I then performed a full scan, which also failed to turn up any warnings. Strangely, the Norton log contained detections for both Superfishcert.dll and Visualdiscovery.exe, but both files were listed as "Exonerated."

Via email, Brian Ewell, Threat Intelligence Officer for Symantec Security Response, said he was unable to explain why the Norton software didn't detect these threats:

We have released detections so it's hard to say why this didn't trigger for you without knowing what version of definitions you were running and what version of the Superfish program you had installed.

We're continually updating our detection for this as we encounter new samples and are investigating any additional remediation opportunities.

Update 21-Feb: Overnight, the Norton software downloaded and installed new detection signatures, and when I checked in this morning the Norton software was displaying a dialog box noting that it had detected Superfish.adware as a threat. The recommended action, however, was to exclude the Superfish files. I had to manually change that option to "Fix" in three different places. The Norton software did not detect or offer to remove the potentially dangerous Superfish certificate.

One caveat: Windows Defender doesn't monitor Mozilla Firefox, which maintains its own certificate store. After successfully running the cleanup, I checked the certificate store in Firefox and discovered that the potentially dangerous root certificate was still installed in that browser and would require manual removal. Mozilla's Cryptographic Engineering Manager, Richard Barnes, says via email that the company is "investigating this situation" and will provide further updates when their investigation is complete.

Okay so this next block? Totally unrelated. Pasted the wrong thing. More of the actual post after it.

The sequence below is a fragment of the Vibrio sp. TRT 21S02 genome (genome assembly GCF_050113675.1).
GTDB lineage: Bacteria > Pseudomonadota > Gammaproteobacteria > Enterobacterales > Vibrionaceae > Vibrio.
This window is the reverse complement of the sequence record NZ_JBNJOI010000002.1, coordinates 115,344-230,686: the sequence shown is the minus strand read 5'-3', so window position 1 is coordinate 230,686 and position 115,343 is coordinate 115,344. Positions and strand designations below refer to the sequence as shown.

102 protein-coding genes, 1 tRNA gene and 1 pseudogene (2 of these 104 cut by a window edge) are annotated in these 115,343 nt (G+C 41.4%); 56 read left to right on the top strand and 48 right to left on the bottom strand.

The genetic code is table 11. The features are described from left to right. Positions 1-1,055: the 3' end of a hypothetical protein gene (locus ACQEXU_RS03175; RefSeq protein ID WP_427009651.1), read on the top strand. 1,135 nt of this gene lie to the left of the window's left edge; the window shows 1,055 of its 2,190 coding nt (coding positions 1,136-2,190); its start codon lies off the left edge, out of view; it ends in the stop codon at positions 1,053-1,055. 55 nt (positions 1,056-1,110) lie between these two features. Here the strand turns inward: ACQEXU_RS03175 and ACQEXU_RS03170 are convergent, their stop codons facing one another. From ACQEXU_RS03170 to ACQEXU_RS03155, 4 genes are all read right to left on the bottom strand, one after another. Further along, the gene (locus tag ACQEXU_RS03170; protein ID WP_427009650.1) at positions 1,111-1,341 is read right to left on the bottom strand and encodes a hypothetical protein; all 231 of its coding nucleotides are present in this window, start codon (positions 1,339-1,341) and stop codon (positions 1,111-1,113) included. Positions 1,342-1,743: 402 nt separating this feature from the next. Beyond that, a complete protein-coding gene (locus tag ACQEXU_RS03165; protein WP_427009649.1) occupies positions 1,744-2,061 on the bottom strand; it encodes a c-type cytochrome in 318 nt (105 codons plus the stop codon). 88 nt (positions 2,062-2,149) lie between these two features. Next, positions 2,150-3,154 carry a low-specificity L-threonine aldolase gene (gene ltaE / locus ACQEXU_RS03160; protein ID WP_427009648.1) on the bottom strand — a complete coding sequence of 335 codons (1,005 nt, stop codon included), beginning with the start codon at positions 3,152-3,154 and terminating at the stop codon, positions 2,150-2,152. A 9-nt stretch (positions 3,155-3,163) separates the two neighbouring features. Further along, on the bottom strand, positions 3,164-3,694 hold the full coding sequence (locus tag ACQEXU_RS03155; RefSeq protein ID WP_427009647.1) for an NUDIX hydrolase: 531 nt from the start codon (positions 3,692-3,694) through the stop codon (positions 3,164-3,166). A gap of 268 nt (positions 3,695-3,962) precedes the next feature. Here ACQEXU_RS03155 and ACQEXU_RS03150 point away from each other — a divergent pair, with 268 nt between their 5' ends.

My test system didn't have Google Chrome installed, so I was unable to check whether it requires manual removal of the certificate. Because Chrome uses the Windows certificate store, it's unlikely that this represents a risk, but I've asked Google for confirmation and will update this post with any response

(Note that this check of third-party browsers is necessary because I installed Superfish after Firefox was already installed. On an OEM system, where an alternative browser is installed after the fact, this step might not be necessary. Still, better safe than sorry.)

In recent months, Microsoft has come under fire for slow response to security flaws in Windows. This case is qualitatively different in that the offending code isn't a part of Windows and doesn't require extensive testing. For Windows users who aren't willing or technical able to perform the tricky manual removal process, this is very good news.

The unwelcome and potentially dangerous software was preinstalled on some Lenovo consumer PCs between September and December 2014. If you purchased a Lenovo PC before that date, you're unlikely to be affected. PCs sold in January or February might still be at risk if they were shipped during the last quarter of 2014 and have been on warehouse or store shelves in the interim.